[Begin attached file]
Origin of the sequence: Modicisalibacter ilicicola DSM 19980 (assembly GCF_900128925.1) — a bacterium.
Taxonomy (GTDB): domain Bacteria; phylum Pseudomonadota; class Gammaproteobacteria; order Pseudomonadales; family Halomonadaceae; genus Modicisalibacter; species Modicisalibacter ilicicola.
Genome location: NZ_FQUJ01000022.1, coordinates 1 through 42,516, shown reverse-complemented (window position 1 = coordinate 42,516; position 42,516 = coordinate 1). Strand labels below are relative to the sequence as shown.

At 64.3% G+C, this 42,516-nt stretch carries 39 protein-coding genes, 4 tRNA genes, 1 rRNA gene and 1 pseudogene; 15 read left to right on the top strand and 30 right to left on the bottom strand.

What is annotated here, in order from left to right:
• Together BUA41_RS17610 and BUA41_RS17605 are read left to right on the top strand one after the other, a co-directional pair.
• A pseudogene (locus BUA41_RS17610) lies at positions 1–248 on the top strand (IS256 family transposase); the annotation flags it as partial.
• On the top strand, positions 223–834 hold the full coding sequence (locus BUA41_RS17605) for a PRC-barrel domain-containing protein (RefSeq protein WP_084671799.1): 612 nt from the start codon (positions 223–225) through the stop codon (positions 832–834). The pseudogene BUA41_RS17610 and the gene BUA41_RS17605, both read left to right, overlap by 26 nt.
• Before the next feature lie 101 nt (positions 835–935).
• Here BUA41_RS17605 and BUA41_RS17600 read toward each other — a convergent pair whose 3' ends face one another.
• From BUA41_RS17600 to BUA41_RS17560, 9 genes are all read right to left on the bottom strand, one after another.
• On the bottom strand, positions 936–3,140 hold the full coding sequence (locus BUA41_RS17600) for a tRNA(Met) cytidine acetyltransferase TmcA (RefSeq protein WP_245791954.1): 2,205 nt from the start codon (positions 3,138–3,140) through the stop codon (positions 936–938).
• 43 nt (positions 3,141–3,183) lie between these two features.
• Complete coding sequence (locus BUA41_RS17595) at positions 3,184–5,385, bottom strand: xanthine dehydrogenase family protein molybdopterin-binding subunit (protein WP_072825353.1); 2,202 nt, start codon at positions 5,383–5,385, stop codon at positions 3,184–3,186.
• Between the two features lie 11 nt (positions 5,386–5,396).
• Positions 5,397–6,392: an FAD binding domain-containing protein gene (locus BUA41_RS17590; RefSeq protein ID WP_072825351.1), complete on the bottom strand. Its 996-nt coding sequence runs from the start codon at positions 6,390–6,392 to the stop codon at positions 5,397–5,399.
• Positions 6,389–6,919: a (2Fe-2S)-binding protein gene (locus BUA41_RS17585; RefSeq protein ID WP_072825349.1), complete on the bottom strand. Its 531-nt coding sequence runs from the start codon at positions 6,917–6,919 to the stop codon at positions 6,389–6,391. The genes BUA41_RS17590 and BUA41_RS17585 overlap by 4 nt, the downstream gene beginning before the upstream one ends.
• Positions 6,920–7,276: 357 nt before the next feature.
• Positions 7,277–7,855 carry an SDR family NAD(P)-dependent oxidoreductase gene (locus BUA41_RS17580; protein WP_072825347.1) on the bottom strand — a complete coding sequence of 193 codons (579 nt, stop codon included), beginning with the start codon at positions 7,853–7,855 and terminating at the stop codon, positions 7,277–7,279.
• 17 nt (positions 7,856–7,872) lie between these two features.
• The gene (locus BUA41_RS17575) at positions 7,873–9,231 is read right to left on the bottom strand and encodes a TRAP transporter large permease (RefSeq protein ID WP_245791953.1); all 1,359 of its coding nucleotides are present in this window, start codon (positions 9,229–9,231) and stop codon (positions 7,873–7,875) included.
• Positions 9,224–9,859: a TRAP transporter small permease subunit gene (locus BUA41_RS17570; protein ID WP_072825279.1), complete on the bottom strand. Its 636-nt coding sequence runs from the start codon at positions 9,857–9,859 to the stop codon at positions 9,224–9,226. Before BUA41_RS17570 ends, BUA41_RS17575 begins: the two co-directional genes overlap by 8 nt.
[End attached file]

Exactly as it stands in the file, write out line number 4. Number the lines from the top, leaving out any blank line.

At 64.3% G+C, this 42,516-nt stretch carries 39 protein-coding genes, 4 tRNA genes, 1 rRNA gene and 1 pseudogene; 15 read left to right on the top strand and 30 right to left on the bottom strand.